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April 23, 2015

Consumers Should Start Seeing Lower Power Cost

Following the general decline in the cost of primary energy sources, electricity rates should be going down by now, a party-list lawmaker said on Sunday.
 
“It is not just the cost of oil that is down. Coal prices are also deflated,” House Deputy Minority Leader and LPG-MA Rep. Arnel Ty said.
 
“In fact, geothermal power producers are already slashing their tariffs so they can compete more aggressively with coal-based suppliers of electricity,” he added.
 
Ty said that about 41.4 percent of the country’s power supply is derived from geothermal resources; 28 percent from coal; 15 percent from natural gas; 11.4 percent from hydro; 3.9 percent from diesel and fuel oil; and the rest from biomass, biodiesel, solar and wind energy.
 
“Power rates should be going down on account of the overall decline in energy costs. If producers are cutting their tariffs, electricity distributors should be rolling back and not jacking up their rates,” Ty added.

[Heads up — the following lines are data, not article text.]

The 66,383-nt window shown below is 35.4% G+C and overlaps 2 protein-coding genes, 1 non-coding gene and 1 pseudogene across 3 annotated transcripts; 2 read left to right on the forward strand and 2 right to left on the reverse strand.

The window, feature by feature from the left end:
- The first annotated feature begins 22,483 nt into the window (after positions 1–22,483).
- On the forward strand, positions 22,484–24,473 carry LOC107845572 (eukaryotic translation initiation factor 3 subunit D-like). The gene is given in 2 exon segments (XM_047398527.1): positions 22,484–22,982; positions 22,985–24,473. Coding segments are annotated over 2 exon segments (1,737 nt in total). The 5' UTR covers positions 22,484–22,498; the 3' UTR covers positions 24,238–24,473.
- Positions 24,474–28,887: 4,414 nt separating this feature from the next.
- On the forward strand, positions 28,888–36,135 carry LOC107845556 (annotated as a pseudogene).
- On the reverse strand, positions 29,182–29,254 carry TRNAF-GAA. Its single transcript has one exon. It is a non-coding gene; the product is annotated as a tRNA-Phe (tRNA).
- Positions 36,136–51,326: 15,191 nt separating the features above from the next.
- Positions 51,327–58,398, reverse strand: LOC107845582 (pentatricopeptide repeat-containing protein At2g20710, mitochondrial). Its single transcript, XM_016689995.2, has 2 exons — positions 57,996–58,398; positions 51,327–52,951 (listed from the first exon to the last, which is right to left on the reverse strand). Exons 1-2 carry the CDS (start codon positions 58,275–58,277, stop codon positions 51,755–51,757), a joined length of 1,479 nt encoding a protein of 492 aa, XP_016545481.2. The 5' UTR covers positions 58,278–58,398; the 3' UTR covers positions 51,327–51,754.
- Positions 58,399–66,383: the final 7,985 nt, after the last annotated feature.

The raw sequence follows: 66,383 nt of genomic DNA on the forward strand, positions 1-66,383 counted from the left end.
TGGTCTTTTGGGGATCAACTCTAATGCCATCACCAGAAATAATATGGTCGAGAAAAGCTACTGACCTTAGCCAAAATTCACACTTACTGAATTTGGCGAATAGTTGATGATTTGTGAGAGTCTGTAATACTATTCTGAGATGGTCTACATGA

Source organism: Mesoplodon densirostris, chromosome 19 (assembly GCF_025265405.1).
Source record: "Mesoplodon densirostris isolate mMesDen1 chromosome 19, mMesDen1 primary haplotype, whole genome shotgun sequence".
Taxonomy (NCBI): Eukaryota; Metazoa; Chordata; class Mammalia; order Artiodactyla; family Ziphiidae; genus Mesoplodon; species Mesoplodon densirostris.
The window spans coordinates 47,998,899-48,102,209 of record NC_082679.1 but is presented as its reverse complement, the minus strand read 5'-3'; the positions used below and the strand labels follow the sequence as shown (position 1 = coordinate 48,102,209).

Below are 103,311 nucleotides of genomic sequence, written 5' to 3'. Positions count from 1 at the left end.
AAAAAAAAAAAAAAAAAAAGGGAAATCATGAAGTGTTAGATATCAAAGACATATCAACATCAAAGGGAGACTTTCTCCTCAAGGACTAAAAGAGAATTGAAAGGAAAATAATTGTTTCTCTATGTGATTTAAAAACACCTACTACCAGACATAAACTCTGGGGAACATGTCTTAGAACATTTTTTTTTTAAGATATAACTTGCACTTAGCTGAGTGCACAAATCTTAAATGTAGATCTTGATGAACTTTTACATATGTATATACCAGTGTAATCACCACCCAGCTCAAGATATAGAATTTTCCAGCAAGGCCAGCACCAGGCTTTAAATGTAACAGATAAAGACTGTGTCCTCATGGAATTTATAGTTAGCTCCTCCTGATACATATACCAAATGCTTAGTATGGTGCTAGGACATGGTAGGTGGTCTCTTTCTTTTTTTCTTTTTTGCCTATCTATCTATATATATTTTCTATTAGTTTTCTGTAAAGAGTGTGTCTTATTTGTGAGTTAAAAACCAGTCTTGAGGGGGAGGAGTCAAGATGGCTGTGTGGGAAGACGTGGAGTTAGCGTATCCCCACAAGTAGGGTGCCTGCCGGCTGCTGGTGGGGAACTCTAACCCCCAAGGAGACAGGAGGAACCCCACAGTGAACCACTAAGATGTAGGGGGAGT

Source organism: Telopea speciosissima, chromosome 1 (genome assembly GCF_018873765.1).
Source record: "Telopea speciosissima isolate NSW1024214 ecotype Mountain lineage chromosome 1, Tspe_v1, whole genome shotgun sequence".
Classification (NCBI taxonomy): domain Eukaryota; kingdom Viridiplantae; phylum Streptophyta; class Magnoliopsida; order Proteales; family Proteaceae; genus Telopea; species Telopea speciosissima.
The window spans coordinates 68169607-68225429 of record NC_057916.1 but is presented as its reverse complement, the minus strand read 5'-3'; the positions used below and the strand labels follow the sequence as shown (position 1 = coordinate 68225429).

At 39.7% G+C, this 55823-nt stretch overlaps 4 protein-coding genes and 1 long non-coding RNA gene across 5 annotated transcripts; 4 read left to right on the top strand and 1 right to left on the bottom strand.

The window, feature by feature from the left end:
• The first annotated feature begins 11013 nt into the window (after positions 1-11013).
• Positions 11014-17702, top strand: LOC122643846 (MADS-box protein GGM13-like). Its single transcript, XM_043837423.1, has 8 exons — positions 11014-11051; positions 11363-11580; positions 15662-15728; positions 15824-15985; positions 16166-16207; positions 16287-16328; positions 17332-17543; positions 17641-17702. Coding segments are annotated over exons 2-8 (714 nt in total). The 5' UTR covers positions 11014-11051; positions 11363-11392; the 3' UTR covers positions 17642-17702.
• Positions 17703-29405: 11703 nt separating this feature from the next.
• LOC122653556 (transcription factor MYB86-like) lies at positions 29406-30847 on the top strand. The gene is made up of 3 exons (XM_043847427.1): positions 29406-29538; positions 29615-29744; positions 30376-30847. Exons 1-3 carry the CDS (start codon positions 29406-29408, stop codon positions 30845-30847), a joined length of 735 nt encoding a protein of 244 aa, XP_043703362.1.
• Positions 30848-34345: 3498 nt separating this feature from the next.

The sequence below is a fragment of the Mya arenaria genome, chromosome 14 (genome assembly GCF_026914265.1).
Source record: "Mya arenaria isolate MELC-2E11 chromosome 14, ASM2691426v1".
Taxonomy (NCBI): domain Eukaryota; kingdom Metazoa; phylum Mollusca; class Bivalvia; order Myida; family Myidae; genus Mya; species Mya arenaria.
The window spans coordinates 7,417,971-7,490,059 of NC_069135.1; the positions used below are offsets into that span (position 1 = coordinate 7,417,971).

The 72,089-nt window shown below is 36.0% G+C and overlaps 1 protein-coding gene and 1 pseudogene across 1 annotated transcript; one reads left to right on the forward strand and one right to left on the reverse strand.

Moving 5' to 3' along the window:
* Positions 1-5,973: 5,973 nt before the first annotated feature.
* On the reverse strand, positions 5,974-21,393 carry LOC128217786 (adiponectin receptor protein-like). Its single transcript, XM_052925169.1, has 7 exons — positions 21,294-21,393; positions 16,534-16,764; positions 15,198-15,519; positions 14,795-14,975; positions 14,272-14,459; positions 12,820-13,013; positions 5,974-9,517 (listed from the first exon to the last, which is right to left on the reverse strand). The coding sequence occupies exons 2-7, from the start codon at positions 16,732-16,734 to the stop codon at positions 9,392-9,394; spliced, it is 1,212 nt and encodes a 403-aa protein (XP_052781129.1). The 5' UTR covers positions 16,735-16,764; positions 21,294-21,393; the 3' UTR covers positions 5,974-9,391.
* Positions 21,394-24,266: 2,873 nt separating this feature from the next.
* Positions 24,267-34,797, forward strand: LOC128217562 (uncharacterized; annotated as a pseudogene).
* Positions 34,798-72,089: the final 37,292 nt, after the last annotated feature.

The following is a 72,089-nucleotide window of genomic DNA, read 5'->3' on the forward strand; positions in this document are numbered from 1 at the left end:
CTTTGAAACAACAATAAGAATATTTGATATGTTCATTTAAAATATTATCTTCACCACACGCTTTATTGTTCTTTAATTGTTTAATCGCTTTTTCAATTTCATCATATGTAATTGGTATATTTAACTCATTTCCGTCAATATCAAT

The Manila Electric Co. announced that its customers will see their bills go up by P0.46 per kilowatt-hour (kWh) this April and by P0.72 per kwh in May, due to the one-month shutdown of the Malampaya natural-gas field that drives three large power plants in Luzon.
 
The lawmaker, however, said that even if the power generators dependent on Malampaya have to run on alternative fuels, the costs of those substitutes are also down, so the higher electricity rates may not be justified.
 
“Power producers and distributors should allow consumers to benefit from cheaper electricity, owing to the drop in energy prices,” he said.
 
Ty said that he expects the prices of leading energy sources to stay deflated, just like oil.
 
“The price of the global benchmark Brent crude oil has plunged below $55 per barrel, from a high of $115 in June last year, due to a global glut in supply amid falling demand,” he said.
 
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